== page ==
Keith: I honestly don’t know. I know, there’s a buddy of mine, Brett Gentile, he’s a Hilltopper with me, he’s from Charlotte, NC, and he won’t touch it. He doesn’t even watch the show. He’s like, “I don’t want to know. I don’t want to know about it. I don’t want to know about what’s going on with my character. I don’t want to know. I don’t want to watch the show.” And he just focuses on his work.
I have come to kind of a middle ground. I have not really sat down and gone page-by-page through the graphic novel, but I have read like every Wiki page about the character that I’m playing that is based out of the graphic novel, and kind of relationships, and just to try to figure out, who is this guy, so I can be honest to the source material.
What’s it like filming in Georgia? I’ve read the cast is really separated this season.
Keith: Yeah. I mean, the crew and the cast are amazing, you know, Andy Lincoln. My first day on set, you know, the whirlwind, there’s the zombies, there’s all this stuff, we had this big scene where they find us and we escape, and all this stuff, and Rick. And Andy was there, and he came up to me and we chatted for probably 15 minutes, talked about life and kids, and all kinds of stuff. And he was very gracious and very receptive and very kind, and I have found that across the board with everybody there, from the cast to the crew. It’s a big family, you know. They’ve been working in the heat and humidity of southern Georgia for, gosh, it’ll be coming up on their eighth season starting here in May, so they’re a tight-knit team and they get stuff done.
How are you kind of handling those letters you get, how you respond to the letters, and have you gone to any Comic-Con events?
Keith: You know, yes, I respond, any one that I get. What happens, typically, is they find my agent and they send stuff to my agent, and then my agent kind of lets them pile up, and then sends me an envelope. So, there have been some that… I have responded to all the ones that I’ve gotten, or tried to anyway, and if I haven’t… No, I take that back. I have, but some of them were, you know, a couple, three months old by the time I got to them, by the time they actually landed, physically, in my hands, so there is a little bit of a time lag there. But, I do try to get to them all, and it’s not like it’s a big volume, right.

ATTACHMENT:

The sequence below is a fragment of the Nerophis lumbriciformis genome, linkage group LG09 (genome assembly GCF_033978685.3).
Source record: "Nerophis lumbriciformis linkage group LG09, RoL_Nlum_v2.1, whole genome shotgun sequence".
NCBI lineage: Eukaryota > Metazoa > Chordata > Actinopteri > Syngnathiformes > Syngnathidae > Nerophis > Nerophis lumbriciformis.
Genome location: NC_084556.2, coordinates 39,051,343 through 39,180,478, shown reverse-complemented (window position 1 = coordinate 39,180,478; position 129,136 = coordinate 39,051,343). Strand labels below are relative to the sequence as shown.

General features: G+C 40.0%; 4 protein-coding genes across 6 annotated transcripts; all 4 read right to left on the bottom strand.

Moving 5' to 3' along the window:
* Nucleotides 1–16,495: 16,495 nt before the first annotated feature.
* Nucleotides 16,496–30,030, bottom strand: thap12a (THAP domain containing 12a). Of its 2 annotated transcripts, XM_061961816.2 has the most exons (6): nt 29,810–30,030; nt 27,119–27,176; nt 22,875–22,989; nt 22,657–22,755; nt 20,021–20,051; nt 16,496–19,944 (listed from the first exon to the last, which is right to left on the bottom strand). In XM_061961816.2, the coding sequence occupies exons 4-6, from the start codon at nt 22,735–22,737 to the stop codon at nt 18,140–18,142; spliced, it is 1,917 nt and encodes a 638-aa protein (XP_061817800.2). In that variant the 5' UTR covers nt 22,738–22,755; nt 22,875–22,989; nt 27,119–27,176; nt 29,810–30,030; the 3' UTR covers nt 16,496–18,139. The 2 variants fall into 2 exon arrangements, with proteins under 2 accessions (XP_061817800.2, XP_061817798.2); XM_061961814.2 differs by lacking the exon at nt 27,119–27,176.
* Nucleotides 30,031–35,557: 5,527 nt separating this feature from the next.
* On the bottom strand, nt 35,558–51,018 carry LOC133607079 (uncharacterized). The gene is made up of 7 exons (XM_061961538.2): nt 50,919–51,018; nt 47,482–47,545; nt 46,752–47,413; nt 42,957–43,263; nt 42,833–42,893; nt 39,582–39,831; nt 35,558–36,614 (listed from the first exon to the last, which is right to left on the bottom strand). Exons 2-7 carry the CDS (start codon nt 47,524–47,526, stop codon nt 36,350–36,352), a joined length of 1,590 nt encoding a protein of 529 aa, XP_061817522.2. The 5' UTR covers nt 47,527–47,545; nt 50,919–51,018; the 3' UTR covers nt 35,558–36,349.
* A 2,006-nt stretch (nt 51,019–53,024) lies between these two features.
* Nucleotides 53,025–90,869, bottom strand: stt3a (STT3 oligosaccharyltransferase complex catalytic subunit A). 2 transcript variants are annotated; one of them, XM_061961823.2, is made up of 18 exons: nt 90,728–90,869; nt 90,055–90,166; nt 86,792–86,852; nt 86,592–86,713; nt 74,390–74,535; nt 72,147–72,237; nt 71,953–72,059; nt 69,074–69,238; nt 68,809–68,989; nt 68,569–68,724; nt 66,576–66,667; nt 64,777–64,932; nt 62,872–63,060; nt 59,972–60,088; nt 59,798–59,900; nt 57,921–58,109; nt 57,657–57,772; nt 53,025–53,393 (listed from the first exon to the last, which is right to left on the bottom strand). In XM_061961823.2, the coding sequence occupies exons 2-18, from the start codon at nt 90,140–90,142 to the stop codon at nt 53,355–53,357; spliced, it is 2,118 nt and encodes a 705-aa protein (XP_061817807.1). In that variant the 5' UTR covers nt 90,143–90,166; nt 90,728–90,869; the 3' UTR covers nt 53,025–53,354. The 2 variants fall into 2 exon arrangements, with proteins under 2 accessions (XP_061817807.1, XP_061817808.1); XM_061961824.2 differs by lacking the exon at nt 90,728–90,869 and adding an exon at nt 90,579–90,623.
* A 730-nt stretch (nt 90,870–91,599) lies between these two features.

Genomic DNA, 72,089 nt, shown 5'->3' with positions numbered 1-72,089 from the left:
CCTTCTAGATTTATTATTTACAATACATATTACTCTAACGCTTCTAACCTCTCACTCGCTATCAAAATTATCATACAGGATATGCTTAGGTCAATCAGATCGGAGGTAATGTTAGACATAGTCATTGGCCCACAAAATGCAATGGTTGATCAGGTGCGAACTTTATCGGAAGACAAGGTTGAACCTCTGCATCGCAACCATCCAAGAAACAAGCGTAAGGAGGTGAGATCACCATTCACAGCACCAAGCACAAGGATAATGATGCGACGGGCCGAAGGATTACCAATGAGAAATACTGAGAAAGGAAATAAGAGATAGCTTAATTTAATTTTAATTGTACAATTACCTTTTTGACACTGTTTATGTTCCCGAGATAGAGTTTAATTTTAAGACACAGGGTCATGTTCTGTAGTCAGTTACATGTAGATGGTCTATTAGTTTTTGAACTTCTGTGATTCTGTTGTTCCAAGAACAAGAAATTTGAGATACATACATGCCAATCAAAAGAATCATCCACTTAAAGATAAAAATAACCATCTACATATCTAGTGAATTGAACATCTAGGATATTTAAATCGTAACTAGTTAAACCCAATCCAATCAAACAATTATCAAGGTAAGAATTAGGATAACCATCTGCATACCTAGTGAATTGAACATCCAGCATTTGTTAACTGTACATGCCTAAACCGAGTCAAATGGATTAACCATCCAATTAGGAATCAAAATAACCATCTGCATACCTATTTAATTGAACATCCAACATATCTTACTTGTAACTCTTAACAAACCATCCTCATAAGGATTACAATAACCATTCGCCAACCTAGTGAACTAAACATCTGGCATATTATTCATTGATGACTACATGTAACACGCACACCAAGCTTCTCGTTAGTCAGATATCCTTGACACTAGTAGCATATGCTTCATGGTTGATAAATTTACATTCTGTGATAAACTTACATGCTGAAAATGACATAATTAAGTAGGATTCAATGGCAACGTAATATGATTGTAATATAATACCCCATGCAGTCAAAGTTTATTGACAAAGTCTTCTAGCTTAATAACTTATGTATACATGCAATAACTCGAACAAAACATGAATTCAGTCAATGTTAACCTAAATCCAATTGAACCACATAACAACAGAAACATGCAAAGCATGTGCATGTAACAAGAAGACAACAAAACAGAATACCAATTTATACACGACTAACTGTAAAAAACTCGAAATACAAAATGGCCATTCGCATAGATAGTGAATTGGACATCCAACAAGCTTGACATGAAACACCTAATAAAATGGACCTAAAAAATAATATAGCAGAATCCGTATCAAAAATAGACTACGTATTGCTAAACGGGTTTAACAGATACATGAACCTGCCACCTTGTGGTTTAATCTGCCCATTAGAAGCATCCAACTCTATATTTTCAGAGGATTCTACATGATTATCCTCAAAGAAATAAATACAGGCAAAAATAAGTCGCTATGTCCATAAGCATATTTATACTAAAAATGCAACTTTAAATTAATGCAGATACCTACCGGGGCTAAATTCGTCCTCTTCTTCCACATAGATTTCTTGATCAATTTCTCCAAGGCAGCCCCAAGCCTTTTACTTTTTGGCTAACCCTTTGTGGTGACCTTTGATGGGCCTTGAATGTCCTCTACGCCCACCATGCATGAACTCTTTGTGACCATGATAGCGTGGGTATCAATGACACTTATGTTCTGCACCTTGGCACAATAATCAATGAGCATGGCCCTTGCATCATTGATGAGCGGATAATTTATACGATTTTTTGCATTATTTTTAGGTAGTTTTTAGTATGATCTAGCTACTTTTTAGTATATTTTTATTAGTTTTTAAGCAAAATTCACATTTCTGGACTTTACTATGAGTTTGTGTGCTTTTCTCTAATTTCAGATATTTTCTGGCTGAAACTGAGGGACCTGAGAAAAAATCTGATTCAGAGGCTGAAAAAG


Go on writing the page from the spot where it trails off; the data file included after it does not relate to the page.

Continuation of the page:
What’s it like being on a show this iconic? I mean, they’re kind of talking about 12 seasons or more, and in the comic, they go on well past that.
Keith: Wow. Well, I mean, it’s amazing. I mean, I would love this for the show and my character to be around for season 12. That would be amazing, but, and I think it’s part of the prediction process, you know, I don’t know how it’s going to go or how the fan base will build, but at least in the graphic novel, I’m around through the current episode, through the current novel, so it would be really great if I can have that longevity.
Now, they moved up, somewhat, the death of the other Dr. Carson, so I don’t know. It could be one of those things where I end up taking his fate later. I just don’t know, and that’s in… Actually, I think it might have been an article that you wrote. I saw it somewhere, about the dilemma of the existence of Daryl. That causes ripple effects, you know. I think that the producers and the directors are doing an amazing job with trying to weave the story they’re setting. This is a tough season.
Season 7 is tough because they’re at a point in the graphic novel where the core group has kind of splintered and they have so many story lines to kind of keep track of and continue to move forward as they establish. You know, they’ve established the kingdom and King Ezekiel, they’ve established the Heapsters, and then, you know, Hilltop, Negan, and all those people. And so, there is so many balls they have to push forward, so it’ll be neat to see how they continue to do that.